Sunday Status Update: August 22, 2021

Jana: This week I read Rebecca Roanhorse’s Black Sun, which was really enjoyable, and I’m excited to see what direction Roanhorse takes for the first planned sequel, Fevered Star. I’m now reading Shelley Parker-Chan’s debut novel, She Who Became the Sun, described as “Mulan meets The Song of Achilles,” which sounds weirdly perfect for me. It’s got a killer first chapter, and my hope is that it only gets better from there.

Bill: This week I read Katherine Addison’s character-driven Witness for the Dead, Brian Naslund’s funny but gory Fury of a Demon, Timothy Sweet’s academic Extinction and the Human: Four Encounters, and Anne Tyler’s very Tyler-ish (I love Anne Tyler) The Beginner’s Goodbye. Currently I’m reading Peter V. Brett’s The Desert Prince.  In video I reveled in the second installment of Marvel’s What If, better in all ways than the first, and I’m hoping this one is more representative.

Kat: My daughter and I continue to listen to John BellairsLEWIS BARNAVELT books. This week we read The Vengeance of the Witch-Finder, The Doom of the Haunted Opera, and The Specter from the Magician’s Museum. I also read The Original, a short audiobook by Brandon Sanderson and Mary Robinette Kowal.

Marion: I finished up Beth Cato’s wonderful Breath of Earth, which Jana reviewed here. I’m two-thirds of the way through Faridah Abike-Iyimide’s debut YA novel Ace of Spades. Inspired by the TV show Gossip Girl, the book starts with two Black students at an exclusive private high school, who have been targeted by a vicious poison-texter intent on ruining their reputations. As Chiamaka and Devon join forces to figure out who the cyberbully is, they uncover something big, systematic and terrifying. Abike-Iyimide’s prose has a diamond-sharp edge. This book is absolutely not my kind of thing, and I cannot put it down. (In case you’re wondering, I literally bought this book for its cover, and I’m so glad I did.)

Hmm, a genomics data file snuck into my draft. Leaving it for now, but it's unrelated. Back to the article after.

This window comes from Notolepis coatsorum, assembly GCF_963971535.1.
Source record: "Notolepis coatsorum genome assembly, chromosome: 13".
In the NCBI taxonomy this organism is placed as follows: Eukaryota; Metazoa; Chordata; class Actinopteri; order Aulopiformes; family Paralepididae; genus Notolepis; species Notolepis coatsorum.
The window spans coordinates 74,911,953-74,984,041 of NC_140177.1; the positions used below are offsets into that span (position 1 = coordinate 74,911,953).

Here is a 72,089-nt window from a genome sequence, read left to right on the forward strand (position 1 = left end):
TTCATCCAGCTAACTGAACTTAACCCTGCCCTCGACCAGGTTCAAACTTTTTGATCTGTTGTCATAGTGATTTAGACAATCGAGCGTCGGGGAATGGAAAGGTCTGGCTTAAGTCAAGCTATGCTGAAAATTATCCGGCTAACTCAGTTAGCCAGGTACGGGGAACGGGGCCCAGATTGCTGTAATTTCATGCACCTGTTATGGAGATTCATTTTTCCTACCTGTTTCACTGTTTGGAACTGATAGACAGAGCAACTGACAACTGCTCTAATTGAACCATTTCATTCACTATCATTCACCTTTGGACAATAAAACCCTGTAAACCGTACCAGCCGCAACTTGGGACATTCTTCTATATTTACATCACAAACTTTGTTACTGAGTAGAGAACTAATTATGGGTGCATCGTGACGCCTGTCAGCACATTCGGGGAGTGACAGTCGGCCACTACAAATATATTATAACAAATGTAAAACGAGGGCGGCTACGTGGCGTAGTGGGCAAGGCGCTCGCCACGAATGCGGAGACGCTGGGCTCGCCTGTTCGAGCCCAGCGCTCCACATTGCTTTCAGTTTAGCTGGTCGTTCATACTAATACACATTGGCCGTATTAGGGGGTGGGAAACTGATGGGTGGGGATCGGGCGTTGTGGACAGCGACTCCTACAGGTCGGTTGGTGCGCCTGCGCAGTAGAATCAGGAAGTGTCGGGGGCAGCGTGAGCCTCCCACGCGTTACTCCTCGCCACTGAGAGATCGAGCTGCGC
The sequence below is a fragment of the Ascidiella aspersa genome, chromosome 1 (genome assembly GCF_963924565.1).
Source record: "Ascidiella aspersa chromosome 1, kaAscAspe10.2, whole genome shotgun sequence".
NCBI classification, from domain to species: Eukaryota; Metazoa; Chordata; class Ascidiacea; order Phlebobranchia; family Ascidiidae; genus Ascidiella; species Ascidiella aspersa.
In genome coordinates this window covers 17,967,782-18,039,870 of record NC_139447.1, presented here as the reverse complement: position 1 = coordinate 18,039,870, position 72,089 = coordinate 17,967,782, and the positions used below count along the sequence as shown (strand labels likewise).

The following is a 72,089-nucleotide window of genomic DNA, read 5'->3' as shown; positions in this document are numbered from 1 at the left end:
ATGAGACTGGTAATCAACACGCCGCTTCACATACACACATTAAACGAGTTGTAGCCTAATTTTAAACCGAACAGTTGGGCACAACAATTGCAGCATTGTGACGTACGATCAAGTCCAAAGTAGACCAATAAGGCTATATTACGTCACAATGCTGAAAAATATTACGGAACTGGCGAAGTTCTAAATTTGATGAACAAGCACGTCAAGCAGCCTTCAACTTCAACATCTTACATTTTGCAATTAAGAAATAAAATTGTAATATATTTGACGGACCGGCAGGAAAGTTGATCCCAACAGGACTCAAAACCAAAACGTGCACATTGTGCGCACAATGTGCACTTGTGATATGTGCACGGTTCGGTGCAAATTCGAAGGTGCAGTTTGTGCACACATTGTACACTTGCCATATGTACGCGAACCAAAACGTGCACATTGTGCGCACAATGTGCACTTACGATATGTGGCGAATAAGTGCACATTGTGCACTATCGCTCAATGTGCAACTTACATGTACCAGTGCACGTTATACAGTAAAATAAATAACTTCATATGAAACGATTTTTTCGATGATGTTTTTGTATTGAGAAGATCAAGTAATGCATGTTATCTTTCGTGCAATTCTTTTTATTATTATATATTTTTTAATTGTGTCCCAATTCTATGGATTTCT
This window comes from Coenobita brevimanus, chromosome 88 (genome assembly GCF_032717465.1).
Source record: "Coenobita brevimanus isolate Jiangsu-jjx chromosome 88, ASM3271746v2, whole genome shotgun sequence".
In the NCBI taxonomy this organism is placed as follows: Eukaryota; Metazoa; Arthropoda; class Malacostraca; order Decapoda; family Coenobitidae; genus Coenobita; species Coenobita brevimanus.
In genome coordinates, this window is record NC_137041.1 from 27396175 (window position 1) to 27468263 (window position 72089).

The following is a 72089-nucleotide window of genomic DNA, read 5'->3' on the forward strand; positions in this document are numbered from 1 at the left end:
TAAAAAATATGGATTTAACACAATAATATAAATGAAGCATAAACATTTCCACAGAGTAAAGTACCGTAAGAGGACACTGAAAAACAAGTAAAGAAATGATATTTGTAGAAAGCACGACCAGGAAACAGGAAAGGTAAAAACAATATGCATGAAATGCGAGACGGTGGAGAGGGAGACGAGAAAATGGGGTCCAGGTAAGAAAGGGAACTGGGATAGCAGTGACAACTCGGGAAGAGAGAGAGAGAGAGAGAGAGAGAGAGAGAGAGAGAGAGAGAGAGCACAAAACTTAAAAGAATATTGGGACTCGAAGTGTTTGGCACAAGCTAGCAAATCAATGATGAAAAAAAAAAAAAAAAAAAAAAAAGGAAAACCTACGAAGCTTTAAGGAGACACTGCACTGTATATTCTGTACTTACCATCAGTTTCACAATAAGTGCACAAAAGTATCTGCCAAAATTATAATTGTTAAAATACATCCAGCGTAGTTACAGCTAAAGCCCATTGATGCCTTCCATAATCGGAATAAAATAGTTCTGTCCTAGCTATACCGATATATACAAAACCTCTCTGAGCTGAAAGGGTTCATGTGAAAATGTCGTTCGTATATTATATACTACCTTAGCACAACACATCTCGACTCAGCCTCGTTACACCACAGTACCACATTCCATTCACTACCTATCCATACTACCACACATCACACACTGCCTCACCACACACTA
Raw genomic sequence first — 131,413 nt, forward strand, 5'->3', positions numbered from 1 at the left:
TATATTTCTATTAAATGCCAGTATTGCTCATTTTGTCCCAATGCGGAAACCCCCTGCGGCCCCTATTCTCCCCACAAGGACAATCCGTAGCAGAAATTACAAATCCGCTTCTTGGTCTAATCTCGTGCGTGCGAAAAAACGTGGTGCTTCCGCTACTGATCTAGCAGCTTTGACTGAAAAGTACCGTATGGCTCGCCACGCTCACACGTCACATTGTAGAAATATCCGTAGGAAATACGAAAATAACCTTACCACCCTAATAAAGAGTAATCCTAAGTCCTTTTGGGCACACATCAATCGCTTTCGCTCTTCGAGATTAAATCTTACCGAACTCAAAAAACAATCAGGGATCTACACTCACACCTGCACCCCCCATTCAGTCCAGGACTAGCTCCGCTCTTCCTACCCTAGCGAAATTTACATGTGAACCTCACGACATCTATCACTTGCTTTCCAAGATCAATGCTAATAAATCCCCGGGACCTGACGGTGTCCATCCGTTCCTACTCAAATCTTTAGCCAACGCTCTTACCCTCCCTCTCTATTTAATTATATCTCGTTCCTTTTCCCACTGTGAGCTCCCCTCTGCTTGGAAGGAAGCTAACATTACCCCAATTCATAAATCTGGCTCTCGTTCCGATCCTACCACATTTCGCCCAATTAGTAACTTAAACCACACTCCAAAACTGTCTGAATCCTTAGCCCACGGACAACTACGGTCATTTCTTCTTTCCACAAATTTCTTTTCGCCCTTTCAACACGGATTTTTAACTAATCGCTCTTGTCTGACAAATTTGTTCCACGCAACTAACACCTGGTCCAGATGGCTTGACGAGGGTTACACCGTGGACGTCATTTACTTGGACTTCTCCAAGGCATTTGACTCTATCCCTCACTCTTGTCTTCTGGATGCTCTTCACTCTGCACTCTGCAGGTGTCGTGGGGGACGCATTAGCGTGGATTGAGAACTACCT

Sandy: Moi? I have just started reading the only sci-fi novel written by the eminent economist Thomas Temple Hoyne, entitled Intrigue on the Upper Level. This novel was initially released in 1934 and has pulled me right in from Chapter 1. I look forward to sharing some thoughts with you all about this one in the near future….

Terry: In the weeks since I last reported, I’ve read a few mysteries just to change things up a bit: Tender Is the Bite  by Spencer Quinn, the latest in the CHET AND BERNIE mystery series; Better Off Dead by Lee Child and Andrew Child, the new JACK REACHER novel, coming out soon; and Saving Faith by David Baldacci, one of his stand-alone novels. I’ve also really enjoyed Feast of Sorrow by Crystal King, a historical novel set in ancient Rome, a fascinating story of a cook that allows King to explore ancient cuisine. Now I’m immersed in The Book of Accidents by Chuck Wendig, which is causing lots of pleasant shivers so far.


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TIM SCHEIDLER, who's been with us since June 2011, holds a Master's Degree in Popular Literature from Trinity College Dublin. Tim enjoys many authors, but particularly loves J.R.R. Tolkien, Robin Hobb, George R.R. Martin, Neil Gaiman, and Susanna Clarke. When he’s not reading, Tim enjoys traveling, playing music, writing in any shape or form, and pretending he's an athlete.

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2 comments

  1. Just finished reading Cuckoo Song by Frances Hardinge. Really wonderful and full of fairy lore.

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